Zoonosis are infectious deseases of animals that can be transmitted to humans.
Zoonosis can be caused by different pathogens such as viruses, bacteria, fungi and parasites.
A human can also infect animals, it is called reverse zoonosis.
The human is contaminated during his professional activity in contact with live animals, their dead bodies, carcasses or derived products. They belong to the list of "Occupational Diseases" (rabies, leptospirosis, tularemia, dermatophytosis, tuberculosis ...).
The contamination is difficult to predict (rabies following a bite, for example).
The contamination occurs through non-occupational activity (leptospirosis following swimming in polluted water, tularemia for a hunter ...).
They are transmitted to humans by a pet in the familial house (ringworm, chlamydophilosis, salmonellosis, lymphocytic choriomeningitis, etc).
Exotic pets are concerned mainly with family zoonotic diseases, but also by occupational and professional zoonosis.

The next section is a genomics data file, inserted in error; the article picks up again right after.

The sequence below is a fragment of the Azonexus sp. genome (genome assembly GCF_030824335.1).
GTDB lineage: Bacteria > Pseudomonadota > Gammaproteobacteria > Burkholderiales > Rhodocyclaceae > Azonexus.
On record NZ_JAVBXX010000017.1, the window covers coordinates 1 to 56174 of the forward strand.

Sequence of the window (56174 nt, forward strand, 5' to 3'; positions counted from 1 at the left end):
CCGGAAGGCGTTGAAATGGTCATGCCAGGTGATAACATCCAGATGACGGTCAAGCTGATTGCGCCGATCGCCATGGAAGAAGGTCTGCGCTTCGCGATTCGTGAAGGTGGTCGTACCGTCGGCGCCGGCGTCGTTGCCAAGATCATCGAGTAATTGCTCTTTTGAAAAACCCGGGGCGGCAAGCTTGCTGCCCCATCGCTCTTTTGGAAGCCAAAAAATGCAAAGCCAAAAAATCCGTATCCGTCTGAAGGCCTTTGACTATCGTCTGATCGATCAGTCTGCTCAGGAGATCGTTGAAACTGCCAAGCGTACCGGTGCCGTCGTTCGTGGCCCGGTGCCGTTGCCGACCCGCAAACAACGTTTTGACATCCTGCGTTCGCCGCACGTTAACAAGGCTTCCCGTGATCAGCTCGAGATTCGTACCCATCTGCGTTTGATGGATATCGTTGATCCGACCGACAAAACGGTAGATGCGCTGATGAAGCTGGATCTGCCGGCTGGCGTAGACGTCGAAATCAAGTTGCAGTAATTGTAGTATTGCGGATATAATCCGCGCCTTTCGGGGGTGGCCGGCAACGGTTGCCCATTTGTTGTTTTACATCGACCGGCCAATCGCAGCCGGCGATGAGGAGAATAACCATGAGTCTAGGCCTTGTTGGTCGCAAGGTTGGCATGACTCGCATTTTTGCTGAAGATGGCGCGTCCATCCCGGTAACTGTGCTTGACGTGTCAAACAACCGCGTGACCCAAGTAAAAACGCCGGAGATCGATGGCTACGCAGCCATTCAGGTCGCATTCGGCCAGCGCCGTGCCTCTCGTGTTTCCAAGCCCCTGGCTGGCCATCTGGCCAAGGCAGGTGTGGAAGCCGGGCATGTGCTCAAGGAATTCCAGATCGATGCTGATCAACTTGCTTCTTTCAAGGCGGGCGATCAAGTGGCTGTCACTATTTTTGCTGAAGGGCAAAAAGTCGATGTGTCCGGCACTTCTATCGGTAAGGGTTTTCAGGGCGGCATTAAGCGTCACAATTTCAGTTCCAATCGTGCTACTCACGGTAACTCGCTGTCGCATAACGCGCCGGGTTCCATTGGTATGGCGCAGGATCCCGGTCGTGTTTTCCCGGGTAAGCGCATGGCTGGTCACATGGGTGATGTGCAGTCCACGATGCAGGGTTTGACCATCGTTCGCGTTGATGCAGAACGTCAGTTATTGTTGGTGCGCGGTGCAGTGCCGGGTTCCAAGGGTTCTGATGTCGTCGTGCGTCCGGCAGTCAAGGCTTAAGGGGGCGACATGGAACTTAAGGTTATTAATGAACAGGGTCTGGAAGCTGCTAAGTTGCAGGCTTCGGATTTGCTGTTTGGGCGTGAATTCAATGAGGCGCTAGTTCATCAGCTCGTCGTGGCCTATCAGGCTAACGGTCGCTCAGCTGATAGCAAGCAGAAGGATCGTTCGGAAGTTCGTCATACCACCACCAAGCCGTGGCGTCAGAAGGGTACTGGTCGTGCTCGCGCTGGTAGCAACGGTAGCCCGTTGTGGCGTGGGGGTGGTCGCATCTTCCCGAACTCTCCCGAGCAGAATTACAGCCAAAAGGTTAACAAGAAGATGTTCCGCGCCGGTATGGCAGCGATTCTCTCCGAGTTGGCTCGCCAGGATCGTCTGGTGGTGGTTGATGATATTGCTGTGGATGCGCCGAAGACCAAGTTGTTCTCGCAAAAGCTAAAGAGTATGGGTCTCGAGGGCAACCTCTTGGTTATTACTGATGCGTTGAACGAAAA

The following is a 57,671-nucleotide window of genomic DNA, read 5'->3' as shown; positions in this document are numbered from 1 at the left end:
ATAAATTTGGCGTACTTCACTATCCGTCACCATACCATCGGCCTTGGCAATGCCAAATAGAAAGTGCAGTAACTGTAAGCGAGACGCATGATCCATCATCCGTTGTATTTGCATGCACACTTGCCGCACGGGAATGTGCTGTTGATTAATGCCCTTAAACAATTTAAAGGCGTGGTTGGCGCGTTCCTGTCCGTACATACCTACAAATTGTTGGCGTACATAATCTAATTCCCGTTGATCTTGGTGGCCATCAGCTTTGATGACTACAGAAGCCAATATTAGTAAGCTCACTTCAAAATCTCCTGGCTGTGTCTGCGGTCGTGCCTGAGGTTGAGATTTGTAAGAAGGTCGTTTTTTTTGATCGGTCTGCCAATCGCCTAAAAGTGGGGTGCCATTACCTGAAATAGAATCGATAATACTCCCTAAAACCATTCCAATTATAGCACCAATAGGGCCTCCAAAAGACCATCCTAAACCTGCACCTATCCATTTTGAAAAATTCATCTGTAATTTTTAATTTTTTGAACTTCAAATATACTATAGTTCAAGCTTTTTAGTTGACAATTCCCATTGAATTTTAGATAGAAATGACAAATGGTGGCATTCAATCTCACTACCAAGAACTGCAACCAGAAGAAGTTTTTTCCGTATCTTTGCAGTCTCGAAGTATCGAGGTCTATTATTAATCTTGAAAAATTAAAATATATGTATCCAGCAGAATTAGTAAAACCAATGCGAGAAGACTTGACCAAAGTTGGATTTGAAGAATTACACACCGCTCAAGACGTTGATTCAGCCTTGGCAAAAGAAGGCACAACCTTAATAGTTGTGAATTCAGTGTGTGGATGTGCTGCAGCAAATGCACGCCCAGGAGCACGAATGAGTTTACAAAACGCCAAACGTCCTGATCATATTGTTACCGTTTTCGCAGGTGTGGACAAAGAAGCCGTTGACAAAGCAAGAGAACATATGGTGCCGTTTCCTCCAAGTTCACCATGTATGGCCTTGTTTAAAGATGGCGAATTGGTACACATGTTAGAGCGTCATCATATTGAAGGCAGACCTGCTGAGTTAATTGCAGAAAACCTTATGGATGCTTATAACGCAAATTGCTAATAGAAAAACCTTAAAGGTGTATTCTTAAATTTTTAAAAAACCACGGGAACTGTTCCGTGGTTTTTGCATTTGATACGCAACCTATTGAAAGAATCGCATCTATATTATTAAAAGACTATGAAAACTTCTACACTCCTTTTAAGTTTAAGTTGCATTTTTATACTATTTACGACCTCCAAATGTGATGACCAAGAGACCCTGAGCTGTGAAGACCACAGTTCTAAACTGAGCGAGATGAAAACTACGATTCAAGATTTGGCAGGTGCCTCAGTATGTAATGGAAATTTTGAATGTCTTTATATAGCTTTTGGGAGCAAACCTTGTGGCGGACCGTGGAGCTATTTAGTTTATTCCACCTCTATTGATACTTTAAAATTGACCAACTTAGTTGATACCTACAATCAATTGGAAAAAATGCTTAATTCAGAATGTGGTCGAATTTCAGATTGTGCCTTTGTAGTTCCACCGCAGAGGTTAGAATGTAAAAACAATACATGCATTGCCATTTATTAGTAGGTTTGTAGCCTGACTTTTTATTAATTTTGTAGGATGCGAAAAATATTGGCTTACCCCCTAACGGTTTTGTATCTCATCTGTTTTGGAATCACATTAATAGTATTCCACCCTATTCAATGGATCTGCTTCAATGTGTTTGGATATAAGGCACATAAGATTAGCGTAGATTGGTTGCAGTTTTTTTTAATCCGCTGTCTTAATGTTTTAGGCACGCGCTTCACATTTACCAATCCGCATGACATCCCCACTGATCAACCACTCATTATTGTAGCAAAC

The contamination pathways are those described usually for infections:
Their relationship are often anthropomorphic. That causes behaviours which should be avoided: embrace a parrot on the beak, let rabbits, rodents or ferrets or even reptiles to have access to the bedroom, even less to bed, ...).
It's decisive (cage, aviary, terrarium). The level of knowledge of the animal owner regarding the physiological needs of the animal and the ideal conditions of detention is also very important.
The subjects coming from farms or individuals present a risk different from the wild specimens taken in their natural environment (parrots, reptiles, small exotic mammals ...).